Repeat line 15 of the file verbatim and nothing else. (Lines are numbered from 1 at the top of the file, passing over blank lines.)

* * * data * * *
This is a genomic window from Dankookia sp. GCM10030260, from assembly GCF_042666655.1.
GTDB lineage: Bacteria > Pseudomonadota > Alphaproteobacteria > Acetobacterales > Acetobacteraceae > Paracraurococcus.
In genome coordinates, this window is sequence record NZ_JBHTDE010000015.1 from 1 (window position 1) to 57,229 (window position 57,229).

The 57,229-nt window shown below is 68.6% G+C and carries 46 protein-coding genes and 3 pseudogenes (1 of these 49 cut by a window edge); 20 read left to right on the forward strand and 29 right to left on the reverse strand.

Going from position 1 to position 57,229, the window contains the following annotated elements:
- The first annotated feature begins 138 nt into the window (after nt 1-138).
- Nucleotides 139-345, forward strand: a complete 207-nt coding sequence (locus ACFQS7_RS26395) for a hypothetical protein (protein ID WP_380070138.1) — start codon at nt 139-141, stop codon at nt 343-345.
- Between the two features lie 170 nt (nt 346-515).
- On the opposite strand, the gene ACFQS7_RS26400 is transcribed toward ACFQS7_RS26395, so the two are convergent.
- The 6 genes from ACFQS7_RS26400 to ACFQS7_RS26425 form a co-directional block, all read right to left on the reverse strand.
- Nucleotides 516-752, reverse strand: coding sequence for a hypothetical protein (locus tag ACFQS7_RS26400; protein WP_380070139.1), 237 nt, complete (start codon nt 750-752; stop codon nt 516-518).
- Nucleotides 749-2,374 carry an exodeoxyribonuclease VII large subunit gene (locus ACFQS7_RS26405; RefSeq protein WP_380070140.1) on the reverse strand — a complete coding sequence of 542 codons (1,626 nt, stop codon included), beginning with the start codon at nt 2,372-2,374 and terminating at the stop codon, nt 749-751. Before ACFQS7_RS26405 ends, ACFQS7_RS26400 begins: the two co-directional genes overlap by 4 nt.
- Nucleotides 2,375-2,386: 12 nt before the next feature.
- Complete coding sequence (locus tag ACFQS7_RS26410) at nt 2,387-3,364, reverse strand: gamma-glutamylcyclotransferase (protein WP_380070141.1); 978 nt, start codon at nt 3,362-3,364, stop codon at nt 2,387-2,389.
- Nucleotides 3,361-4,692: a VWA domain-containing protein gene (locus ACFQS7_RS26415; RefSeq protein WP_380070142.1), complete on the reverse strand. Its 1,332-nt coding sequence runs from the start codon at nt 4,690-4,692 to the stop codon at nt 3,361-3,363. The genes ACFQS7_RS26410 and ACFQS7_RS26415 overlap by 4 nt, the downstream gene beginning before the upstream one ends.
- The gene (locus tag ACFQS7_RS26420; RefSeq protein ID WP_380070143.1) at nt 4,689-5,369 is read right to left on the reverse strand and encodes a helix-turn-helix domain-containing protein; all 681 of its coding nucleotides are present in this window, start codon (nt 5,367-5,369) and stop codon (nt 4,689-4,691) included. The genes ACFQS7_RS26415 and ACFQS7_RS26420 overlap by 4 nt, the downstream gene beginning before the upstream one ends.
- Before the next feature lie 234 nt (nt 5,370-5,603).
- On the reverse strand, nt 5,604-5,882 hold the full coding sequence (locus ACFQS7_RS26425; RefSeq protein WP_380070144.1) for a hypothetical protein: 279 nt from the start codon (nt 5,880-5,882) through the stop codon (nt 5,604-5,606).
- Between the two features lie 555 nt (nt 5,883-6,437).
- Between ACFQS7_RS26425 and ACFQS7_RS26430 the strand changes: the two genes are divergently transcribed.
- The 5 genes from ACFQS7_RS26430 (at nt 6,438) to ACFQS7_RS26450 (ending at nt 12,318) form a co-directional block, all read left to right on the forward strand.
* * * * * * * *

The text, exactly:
- Nucleotides 3,361-4,692: a VWA domain-containing protein gene (locus ACFQS7_RS26415; RefSeq protein WP_380070142.1), complete on the reverse strand. Its 1,332-nt coding sequence runs from the start codon at nt 4,690-4,692 to the stop codon at nt 3,361-3,363. The genes ACFQS7_RS26410 and ACFQS7_RS26415 overlap by 4 nt, the downstream gene beginning before the upstream one ends.